Fireworks contain Persistent, Bioaccumulative, and Toxic chemicals (PBTs) like copper, lead, perchlorate, and lithium to create their effects and remain on firework debris. PBTs remain in the environment for very long periods of time, are highly resistant to degradation, easily enter and quickly accumulate in the food chain and can be toxic to both humans and animals.
– Please pick up firework debris. Let spent fireworks sit only until they’re not longer hot or burning then move them to a bucket with water.
– Water used to soak spent fireworks should be flushed in a toilet so the water can be treated at the wastewater treatment plant. Please do not pour the water down the gutter or on the lawns to avoid contaminating ground and water with PBTs.
– Sweep small firework particles and put them in a plastic bag for disposal in the trash. The particles are prone to travel in the wind or in water runoff spreading PBTs to soils and waterways.
Over 90% of Rocky Mountain rainwater samples gathered for a United States Geological Survey contained microplastics, plastics less 5 mm or less. While urban samples contained more plastic, samples from remote sites indicate microplastics may be more pervasive.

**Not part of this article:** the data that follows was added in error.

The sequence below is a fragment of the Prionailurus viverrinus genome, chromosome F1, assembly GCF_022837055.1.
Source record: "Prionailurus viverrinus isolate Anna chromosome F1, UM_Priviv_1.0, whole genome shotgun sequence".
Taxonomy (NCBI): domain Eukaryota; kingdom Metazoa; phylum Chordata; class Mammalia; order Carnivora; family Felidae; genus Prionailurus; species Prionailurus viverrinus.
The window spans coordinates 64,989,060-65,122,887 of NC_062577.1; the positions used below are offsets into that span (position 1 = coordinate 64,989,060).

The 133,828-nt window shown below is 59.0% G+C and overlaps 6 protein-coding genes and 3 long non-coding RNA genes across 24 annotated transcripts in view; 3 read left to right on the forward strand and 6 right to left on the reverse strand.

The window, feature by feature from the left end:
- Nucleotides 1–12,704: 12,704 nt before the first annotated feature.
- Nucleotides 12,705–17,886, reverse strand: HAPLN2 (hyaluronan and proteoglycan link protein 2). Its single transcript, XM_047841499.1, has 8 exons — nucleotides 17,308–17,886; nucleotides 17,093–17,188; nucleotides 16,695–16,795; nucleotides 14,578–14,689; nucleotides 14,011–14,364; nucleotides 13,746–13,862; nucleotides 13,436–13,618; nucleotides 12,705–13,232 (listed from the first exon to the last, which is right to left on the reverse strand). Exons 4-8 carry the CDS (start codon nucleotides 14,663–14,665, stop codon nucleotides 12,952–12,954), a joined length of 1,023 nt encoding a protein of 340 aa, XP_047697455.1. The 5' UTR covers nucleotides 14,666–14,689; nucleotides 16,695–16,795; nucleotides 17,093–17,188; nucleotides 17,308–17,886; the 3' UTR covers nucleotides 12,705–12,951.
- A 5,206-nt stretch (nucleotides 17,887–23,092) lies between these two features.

Some microplastics are released as tiny particles like fibers from synthetic clothing or car tire fragments. Others fibers come from the breakdown of larger plastic items like bags and bottles. The particles migrate and have been found in the remotest parts and people on the planet.
As warmer weather melts the snow piles around town, the runoff makes its way to the city’s outfalls where the contaminants can be seen. The swirled sheen on the water’s surface is oil that was trapped in the snow. Snow traps oils, salts and sediment that are released into the runoff as the snow melts. Snowmelt runoff is one of largest sources of urban water pollution.